Compare the ideas, techniques and approaches of two ceramic artists from different periods (Alan Peascod and Bernard Leach).
Australian ceramics has experienced an exciting evolution over the past 60 years, when ceramics was first offered as a full-time course at RMIT in 1947. At that time, the “high priests” of pottery were Shoji Hamada o f Japan, and Bernard Leach in the UK, who shared similar philosophies and aesthetic values. Leach wrote “The Potters Book” which was to become the ‘bible’, or text of choice for the many tertiary institutes around Australia who were opening up ceramic courses to satisfy the growing demand for training in what was seen to be an alternative career path in Australian arts during the post WWII years.
From this Leach foundation the first generation of Australian potters went forth, amongst whom the more notable were Anne Dangar, John Perceval, Arthur Boyd, Peter Rushforth and Ivan McKeekin. Rushforth is a much celebrated traditional ceramicist, and who then went on to teach at East Sydney Technical College (now known as the National School of Art) for 25 years, and who remained faithful to the Hamada/Leach philosophies all his life. One of his students, Alan Peascod went on to challenge many widely accepted techniques, developing his own innovative, unique and deeply explorative series of work. Looking through the Analytical Frameworks, Leach had a strong personal philosophy, and in his teachings he referred to “ethical pots”, advocating simple and utilitarian forms that are “naturally shaped”, and look hand crafted, as opposed to “expressive or fine art pots” which promoted aesthetic concerns rather than function. This is in contrast with Alan Peascod’s innate sense of expression through the use of elegant adornment, and forms that were designed to be beautiful, not necessarily functional. However, like Leach, for most of his career he retained a utilitarian form (the ‘vessel’) as the basis of his artworks. Leach saw pottery as a combination of art, philosophy, design and craft. Function gave his pottery a sense of purpose, with the materials and processes dictating individual character to each pot, rendering his ceramics as meaningful art. “It seems reasonable to expect that beauty will emerge from a fusion of the individual character and culture of the potter, with the nature of his materials”. (Quote by Bernard Leach in ‘A Potters Book’, 1940, Faber & Faber,London ). In this regard, Peascod shared Leach’s philosophy, writing “For me, it is the spiritual objective that has become the generator of artistic pursuit.” (extracted from Janet Mansfield, ‘Alan Peascod: Technical Innovator’ - Influences and Dialogues, Faculty of Creative Arts – Papers, 2008). His personal belief was that “it was the role of the artist to be true to himself only” (extracted from Graham Oldroyd, ‘Alan Peascod: Magician’ - Influences and Dialogues, Faculty of Creative Arts - Papers, 2008), and true to his belief he was not driven or dictated by contemporary art trends. From this perspective, Peascod appears to have shared the Hamada/Leach philosophy.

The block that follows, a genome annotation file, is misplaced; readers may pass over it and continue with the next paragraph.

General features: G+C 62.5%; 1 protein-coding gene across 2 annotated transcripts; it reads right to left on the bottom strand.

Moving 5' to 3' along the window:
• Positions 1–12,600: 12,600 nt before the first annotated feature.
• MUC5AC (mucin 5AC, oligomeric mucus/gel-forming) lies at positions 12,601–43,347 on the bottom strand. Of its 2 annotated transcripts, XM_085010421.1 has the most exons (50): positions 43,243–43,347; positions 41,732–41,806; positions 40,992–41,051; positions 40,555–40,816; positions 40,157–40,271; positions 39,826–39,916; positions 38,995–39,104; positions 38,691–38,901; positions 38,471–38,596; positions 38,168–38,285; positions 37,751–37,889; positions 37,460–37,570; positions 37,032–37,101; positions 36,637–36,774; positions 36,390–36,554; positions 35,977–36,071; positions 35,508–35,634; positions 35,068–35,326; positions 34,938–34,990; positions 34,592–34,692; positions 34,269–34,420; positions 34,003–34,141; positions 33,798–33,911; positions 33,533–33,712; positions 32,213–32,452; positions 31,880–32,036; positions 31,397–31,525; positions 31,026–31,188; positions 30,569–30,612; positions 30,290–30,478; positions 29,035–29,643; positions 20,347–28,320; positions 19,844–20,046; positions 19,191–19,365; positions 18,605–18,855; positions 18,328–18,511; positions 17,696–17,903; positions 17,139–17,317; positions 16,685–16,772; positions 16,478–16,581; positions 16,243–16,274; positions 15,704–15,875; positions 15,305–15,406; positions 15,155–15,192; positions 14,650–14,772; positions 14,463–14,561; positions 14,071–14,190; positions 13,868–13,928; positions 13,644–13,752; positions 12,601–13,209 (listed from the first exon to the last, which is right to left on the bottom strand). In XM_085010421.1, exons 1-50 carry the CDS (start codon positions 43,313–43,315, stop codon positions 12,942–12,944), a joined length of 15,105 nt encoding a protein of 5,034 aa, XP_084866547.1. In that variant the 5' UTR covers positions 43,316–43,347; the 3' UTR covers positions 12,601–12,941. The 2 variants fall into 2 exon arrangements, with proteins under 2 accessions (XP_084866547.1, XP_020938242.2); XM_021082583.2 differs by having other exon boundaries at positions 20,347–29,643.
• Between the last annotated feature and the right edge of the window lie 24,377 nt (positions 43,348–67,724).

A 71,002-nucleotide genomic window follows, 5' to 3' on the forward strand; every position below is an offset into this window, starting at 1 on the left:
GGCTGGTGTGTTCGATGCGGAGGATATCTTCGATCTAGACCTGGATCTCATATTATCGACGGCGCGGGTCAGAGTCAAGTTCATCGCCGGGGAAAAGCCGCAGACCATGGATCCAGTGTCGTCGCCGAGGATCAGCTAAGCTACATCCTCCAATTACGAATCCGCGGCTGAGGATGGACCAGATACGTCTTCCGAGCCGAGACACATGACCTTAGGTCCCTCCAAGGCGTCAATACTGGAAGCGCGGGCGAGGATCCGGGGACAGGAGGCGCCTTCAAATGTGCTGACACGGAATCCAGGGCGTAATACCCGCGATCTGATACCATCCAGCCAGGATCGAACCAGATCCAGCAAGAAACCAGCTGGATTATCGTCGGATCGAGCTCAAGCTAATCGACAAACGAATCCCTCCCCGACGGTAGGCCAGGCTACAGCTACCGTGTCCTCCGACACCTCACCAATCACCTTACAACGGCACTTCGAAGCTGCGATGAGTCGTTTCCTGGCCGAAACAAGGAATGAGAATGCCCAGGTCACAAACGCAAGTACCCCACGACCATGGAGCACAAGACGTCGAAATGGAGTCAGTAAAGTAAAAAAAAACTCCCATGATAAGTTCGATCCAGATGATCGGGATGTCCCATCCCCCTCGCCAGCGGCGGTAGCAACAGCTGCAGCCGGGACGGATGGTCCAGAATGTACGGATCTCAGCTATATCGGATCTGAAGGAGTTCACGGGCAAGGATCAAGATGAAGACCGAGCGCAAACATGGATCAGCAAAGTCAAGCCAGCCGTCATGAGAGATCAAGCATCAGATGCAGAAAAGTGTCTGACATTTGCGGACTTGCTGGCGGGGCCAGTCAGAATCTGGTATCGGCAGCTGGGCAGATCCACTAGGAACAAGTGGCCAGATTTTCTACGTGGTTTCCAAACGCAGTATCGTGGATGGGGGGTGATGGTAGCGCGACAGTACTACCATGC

The formal aspect that frames Leach’s work shows he favoured the potter’s wheel for the construction of his ceramic work, but often incorporated slab and coil techniques that gave his work a distinctive hand-crafted appeal. Peascod also used the potter’s wheel, often employing the technique of assemblage of several wheel thrown components, and adding generously proportioned pulled handles and spouts of great character to create a sense of visual balance. The construction techniques and vessel foundations appear to be the only points of similarity, however, as the element of form divide the two styles: Leach maintained sensible shapes where function dictated form, and his wares are firmly planted on wide bases emitting a sense of heaviness; Peascod’s vessel forms, by contrast are exquisitely balanced, seemingly weightless on delicate bases with...
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